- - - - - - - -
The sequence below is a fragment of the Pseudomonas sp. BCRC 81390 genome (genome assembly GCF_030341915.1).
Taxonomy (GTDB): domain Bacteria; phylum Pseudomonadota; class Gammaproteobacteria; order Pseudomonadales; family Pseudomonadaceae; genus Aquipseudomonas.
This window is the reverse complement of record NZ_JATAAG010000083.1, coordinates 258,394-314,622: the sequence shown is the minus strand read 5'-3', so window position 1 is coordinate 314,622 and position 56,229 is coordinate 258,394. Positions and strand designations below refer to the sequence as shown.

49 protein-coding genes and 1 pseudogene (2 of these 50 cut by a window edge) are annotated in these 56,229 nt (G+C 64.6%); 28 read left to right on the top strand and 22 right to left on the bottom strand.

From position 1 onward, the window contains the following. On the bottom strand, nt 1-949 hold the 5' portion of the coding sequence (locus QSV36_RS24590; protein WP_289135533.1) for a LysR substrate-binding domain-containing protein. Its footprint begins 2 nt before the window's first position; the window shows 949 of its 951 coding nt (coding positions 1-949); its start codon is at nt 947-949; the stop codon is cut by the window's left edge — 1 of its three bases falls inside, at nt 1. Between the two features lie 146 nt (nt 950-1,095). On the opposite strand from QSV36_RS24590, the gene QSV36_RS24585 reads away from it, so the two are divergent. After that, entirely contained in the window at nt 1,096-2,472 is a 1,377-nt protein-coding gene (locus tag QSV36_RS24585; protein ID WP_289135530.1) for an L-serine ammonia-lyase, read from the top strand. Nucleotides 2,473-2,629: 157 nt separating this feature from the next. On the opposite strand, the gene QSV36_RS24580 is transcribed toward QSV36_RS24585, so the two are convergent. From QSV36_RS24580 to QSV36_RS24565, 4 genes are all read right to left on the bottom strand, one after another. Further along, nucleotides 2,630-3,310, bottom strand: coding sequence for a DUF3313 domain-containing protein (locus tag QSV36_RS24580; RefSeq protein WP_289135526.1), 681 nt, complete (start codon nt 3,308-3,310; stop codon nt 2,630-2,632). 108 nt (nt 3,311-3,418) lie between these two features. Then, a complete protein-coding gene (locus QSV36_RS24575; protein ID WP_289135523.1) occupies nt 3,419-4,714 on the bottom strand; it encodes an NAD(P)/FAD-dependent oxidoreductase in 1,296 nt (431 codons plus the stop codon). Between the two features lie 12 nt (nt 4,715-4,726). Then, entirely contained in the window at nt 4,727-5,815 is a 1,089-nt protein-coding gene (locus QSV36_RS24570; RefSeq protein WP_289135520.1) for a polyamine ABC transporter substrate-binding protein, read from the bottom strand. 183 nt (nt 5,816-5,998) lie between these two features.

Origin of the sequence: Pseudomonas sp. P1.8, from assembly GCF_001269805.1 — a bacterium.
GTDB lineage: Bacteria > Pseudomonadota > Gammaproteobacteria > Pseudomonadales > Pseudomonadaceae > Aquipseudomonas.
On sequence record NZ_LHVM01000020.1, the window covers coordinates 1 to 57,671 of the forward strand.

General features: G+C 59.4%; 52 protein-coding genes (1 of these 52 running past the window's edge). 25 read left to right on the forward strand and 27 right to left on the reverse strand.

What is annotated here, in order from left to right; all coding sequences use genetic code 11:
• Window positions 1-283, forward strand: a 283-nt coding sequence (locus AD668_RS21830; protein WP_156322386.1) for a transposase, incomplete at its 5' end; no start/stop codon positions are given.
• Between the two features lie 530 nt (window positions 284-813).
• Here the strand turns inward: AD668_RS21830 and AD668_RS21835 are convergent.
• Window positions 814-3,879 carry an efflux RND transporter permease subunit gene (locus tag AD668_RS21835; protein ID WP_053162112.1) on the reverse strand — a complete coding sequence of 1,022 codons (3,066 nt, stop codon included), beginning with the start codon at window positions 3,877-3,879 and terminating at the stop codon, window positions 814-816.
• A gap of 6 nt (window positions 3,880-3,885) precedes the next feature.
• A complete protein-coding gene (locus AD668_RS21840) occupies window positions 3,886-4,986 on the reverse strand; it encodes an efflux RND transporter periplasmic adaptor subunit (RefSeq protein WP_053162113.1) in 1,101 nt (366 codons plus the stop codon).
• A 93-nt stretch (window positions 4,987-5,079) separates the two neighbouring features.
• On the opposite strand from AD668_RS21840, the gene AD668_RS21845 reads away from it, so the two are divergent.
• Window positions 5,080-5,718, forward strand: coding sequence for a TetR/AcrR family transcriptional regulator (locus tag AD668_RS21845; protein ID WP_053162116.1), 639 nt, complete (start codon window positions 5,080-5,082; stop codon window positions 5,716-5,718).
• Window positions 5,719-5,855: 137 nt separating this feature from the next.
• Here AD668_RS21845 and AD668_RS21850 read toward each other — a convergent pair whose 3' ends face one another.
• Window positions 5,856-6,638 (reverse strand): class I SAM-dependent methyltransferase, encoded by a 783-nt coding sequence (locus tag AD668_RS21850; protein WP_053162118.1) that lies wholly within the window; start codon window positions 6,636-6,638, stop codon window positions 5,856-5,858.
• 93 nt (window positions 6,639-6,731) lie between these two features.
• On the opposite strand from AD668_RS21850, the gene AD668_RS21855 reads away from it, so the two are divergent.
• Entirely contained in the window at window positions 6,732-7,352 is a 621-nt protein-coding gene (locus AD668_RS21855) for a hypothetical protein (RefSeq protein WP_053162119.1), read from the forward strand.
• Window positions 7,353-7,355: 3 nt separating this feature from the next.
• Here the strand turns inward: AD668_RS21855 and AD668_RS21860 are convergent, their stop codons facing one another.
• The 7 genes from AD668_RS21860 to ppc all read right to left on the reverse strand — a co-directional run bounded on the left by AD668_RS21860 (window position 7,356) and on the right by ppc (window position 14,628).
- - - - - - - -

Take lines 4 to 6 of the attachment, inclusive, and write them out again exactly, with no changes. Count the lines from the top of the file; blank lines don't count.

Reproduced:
49 protein-coding genes and 1 pseudogene (2 of these 50 cut by a window edge) are annotated in these 56,229 nt (G+C 64.6%); 28 read left to right on the top strand and 22 right to left on the bottom strand.

From position 1 onward, the window contains the following. On the bottom strand, nt 1-949 hold the 5' portion of the coding sequence (locus QSV36_RS24590; protein WP_289135533.1) for a LysR substrate-binding domain-containing protein. Its footprint begins 2 nt before the window's first position; the window shows 949 of its 951 coding nt (coding positions 1-949); its start codon is at nt 947-949; the stop codon is cut by the window's left edge — 1 of its three bases falls inside, at nt 1. Between the two features lie 146 nt (nt 950-1,095). On the opposite strand from QSV36_RS24590, the gene QSV36_RS24585 reads away from it, so the two are divergent. After that, entirely contained in the window at nt 1,096-2,472 is a 1,377-nt protein-coding gene (locus tag QSV36_RS24585; protein ID WP_289135530.1) for an L-serine ammonia-lyase, read from the top strand. Nucleotides 2,473-2,629: 157 nt separating this feature from the next. On the opposite strand, the gene QSV36_RS24580 is transcribed toward QSV36_RS24585, so the two are convergent. From QSV36_RS24580 to QSV36_RS24565, 4 genes are all read right to left on the bottom strand, one after another. Further along, nucleotides 2,630-3,310, bottom strand: coding sequence for a DUF3313 domain-containing protein (locus tag QSV36_RS24580; RefSeq protein WP_289135526.1), 681 nt, complete (start codon nt 3,308-3,310; stop codon nt 2,630-2,632). 108 nt (nt 3,311-3,418) lie between these two features. Then, a complete protein-coding gene (locus QSV36_RS24575; protein ID WP_289135523.1) occupies nt 3,419-4,714 on the bottom strand; it encodes an NAD(P)/FAD-dependent oxidoreductase in 1,296 nt (431 codons plus the stop codon). Between the two features lie 12 nt (nt 4,715-4,726). Then, entirely contained in the window at nt 4,727-5,815 is a 1,089-nt protein-coding gene (locus QSV36_RS24570; RefSeq protein WP_289135520.1) for a polyamine ABC transporter substrate-binding protein, read from the bottom strand. 183 nt (nt 5,816-5,998) lie between these two features.

Origin of the sequence: Pseudomonas sp. P1.8, from assembly GCF_001269805.1 — a bacterium.